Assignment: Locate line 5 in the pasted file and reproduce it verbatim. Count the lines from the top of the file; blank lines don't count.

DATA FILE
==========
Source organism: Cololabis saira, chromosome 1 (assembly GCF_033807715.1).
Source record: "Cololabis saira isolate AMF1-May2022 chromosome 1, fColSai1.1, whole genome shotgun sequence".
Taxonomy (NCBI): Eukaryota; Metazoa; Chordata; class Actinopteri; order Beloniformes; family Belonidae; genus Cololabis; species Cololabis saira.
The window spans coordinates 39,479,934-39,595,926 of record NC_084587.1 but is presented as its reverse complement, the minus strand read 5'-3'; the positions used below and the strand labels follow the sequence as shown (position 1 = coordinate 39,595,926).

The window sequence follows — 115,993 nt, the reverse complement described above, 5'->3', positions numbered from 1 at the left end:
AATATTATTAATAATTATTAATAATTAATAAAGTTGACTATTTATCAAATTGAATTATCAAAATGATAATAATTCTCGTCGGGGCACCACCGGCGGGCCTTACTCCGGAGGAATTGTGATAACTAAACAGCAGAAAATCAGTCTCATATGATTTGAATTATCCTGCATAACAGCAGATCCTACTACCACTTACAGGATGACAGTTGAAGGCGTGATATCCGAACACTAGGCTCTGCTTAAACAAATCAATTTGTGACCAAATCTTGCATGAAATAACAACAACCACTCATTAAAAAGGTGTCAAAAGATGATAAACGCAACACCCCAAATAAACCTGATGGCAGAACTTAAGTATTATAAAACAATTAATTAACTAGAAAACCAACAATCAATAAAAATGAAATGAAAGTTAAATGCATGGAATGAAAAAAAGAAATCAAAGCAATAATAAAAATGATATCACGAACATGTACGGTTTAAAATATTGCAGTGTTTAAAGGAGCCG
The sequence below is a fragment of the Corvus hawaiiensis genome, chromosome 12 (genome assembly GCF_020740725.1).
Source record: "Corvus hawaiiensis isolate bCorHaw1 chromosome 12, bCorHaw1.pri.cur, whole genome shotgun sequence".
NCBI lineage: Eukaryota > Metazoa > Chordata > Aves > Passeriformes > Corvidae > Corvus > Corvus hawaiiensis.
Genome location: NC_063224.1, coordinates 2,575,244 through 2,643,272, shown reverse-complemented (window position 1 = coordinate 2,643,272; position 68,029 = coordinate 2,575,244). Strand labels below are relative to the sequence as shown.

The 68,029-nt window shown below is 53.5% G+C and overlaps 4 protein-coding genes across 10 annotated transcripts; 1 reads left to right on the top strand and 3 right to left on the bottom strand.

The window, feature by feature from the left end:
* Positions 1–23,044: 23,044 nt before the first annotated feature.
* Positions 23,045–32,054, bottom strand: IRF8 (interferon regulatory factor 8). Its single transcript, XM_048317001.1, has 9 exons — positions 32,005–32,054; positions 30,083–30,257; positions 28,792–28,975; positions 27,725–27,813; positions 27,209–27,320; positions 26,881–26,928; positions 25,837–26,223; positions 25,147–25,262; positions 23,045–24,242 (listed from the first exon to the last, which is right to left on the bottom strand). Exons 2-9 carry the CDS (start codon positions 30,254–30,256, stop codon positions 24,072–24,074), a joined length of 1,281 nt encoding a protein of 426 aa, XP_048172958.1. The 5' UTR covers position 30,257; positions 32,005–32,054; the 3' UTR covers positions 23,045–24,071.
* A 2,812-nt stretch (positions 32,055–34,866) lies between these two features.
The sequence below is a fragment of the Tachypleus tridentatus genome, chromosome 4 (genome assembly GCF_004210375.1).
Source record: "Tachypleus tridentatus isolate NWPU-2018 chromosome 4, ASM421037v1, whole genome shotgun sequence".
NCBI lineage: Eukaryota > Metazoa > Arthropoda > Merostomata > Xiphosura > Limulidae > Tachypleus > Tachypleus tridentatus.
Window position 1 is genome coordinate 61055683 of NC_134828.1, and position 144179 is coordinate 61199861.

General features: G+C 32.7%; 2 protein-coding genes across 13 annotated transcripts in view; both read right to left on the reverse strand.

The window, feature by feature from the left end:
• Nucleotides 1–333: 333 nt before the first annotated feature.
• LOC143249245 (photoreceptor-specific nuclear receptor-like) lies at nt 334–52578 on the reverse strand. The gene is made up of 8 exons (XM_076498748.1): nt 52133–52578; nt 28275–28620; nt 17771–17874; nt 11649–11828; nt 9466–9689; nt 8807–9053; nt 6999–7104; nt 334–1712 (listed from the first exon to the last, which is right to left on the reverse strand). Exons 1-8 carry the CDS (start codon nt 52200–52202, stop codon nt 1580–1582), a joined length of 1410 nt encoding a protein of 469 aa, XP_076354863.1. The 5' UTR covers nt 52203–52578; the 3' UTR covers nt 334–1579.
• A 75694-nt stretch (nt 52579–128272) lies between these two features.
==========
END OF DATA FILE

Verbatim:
The window sequence follows — 115,993 nt, the reverse complement described above, 5'->3', positions numbered from 1 at the left end: